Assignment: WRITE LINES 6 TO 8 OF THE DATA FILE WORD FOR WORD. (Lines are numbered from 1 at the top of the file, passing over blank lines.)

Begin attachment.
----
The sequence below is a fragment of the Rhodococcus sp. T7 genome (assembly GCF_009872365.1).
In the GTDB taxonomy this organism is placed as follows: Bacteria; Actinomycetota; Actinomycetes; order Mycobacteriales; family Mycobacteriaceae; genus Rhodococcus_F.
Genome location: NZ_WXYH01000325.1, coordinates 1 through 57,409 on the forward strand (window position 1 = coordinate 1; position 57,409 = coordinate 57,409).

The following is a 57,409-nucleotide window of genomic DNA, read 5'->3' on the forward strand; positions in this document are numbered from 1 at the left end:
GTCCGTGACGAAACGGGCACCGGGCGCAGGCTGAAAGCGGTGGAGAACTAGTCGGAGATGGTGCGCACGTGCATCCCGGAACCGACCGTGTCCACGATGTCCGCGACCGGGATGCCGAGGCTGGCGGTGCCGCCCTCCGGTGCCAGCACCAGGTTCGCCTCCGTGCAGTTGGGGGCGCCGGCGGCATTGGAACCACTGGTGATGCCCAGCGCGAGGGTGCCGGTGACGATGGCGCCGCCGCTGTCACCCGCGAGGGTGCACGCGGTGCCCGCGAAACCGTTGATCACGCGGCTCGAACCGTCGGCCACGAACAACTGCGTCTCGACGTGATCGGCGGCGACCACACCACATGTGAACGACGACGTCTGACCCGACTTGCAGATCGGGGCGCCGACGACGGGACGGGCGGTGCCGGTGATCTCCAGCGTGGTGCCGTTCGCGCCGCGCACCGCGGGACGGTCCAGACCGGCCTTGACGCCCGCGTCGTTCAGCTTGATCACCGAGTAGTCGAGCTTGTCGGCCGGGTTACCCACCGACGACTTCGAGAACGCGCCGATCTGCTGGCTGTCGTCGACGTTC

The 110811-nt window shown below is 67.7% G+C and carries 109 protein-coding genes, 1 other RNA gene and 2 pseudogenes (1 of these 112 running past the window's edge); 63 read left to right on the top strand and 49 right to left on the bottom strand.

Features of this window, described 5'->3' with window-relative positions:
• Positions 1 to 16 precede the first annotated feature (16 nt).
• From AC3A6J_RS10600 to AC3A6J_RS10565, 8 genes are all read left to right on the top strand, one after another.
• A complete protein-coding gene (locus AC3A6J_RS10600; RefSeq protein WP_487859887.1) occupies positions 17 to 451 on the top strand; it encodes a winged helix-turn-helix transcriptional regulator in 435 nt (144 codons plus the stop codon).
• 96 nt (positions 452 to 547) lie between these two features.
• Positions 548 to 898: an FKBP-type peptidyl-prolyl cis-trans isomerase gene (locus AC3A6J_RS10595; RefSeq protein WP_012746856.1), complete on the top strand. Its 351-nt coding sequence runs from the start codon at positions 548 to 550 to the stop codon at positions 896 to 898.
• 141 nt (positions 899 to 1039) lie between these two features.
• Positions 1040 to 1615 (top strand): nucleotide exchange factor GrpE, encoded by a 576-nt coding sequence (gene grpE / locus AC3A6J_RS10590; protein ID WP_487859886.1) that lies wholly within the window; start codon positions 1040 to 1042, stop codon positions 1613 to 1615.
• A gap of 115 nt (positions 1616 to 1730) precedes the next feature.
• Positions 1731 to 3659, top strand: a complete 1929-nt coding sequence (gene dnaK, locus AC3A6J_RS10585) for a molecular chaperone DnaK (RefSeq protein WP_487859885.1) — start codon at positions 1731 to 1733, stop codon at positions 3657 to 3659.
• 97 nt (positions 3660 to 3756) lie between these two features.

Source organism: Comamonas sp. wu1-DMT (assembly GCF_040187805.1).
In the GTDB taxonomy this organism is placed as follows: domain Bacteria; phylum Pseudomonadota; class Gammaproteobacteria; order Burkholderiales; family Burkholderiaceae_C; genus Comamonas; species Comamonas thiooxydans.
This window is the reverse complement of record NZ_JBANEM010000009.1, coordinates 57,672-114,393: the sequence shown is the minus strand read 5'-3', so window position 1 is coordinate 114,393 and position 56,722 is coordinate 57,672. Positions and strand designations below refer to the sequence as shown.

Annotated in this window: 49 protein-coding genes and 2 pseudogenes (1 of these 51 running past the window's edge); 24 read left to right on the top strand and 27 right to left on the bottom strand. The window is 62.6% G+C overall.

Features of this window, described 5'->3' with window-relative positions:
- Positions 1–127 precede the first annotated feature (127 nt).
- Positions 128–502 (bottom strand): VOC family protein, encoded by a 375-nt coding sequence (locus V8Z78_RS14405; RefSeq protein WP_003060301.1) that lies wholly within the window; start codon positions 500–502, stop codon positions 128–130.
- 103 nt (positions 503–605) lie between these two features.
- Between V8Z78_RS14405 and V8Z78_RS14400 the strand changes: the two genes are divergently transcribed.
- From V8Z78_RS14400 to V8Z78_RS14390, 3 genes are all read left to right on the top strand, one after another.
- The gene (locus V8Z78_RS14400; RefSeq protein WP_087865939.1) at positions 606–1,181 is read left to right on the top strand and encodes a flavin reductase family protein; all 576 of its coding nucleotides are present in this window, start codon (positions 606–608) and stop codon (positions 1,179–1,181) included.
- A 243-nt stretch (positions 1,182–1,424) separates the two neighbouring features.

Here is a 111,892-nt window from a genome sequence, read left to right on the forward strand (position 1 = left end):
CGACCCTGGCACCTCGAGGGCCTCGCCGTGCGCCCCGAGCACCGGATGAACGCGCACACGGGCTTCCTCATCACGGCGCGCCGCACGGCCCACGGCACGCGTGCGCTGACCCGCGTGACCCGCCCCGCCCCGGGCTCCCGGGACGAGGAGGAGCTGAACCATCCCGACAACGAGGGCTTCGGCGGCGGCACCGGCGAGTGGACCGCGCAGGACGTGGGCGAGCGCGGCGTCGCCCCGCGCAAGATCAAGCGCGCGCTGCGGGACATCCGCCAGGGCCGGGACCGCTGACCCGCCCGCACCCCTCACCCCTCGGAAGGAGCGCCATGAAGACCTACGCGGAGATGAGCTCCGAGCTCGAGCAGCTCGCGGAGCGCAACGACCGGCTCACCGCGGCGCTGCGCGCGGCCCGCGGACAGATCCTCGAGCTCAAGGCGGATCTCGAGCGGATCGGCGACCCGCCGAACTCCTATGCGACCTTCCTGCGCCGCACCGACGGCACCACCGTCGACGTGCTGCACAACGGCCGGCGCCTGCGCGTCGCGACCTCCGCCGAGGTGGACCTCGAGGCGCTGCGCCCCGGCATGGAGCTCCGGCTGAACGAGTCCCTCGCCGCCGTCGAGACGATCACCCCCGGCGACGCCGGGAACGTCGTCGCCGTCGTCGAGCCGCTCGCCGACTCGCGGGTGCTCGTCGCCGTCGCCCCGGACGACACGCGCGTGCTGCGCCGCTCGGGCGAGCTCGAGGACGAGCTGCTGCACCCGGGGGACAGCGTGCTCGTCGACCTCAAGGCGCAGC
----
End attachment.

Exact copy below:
The 110811-nt window shown below is 67.7% G+C and carries 109 protein-coding genes, 1 other RNA gene and 2 pseudogenes (1 of these 112 running past the window's edge); 63 read left to right on the top strand and 49 right to left on the bottom strand.

Features of this window, described 5'->3' with window-relative positions:
• Positions 1 to 16 precede the first annotated feature (16 nt).